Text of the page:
The investigation came as a welcome surprise to health experts who have long complained about the quality and safety of dietary supplements, which are exempt from the strict regulatory oversight applied to prescription drugs.

The Food and Drug Administration has targeted individual supplements found to contain dangerous ingredients. But the announcement Monday was the first time that a law enforcement agency had threatened the biggest retail and drugstore chains with legal action for selling what it said were deliberately misleading herbal products.

Among the attorney general’s findings was a popular store brand of ginseng pills at Walgreens, promoted for “physical endurance and vitality,” that contained only powdered garlic and rice. At Walmart, the authorities found that its ginkgo biloba, a Chinese plant promoted as a memory enhancer, contained little more than powdered radish, houseplants and wheat – despite a claim on the label that the product was wheat- and gluten-free.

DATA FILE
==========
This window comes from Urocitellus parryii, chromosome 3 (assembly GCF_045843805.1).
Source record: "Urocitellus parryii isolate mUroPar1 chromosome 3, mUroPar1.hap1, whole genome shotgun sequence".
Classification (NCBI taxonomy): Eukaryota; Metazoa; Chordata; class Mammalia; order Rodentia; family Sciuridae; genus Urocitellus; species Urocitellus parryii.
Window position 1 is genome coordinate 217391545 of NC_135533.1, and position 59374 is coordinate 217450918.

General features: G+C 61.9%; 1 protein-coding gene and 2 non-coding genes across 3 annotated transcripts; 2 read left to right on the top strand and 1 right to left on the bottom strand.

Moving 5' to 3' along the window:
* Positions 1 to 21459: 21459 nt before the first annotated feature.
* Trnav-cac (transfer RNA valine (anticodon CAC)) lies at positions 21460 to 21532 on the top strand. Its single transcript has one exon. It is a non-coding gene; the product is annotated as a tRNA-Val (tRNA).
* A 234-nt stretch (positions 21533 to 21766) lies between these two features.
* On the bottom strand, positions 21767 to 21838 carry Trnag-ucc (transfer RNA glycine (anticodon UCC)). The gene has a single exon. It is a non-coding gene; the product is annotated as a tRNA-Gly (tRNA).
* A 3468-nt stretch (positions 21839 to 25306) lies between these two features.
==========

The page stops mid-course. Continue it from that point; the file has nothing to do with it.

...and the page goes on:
Three out of six herbal products at Target – ginkgo biloba, St. John’s wort and valerian root, a sleep aid – tested negative for the herbs on their labels. But they did contain powdered rice, beans, peas and wild carrots. And at GNC, the agency said, it found pills with unlisted ingredients used as fillers, like powdered legumes, the class of plants that includes peanuts and soybeans, a hazard for people with allergies.

The attorney general sent the four retailers cease-and-desist letters on Monday and demanded that they explain what procedures they use to verify the ingredients in their supplements.

“Mislabeling, contamination and false advertising are illegal,” said Eric T. Schneiderman, the state attorney general. “They also pose unacceptable risks to New York families – especially those with allergies to hidden ingredients.”

The attorney general’s investigation was prompted by an article in the New York Times in 2013 that raised questions about widespread labeling fraud in the supplement industry. The article referred to research at the University of Guelph in Canada that found that as many as a third of herbal supplements tested did not contain the plants listed on their labels – only cheap fillers instead.

Industry representatives have argued that any problems are caused by a handful of companies on the fringe of the industry. But New York’s investigation specifically targeted store brands at the nation’s drugstore and retail giants, which suggests that the problems are widespread.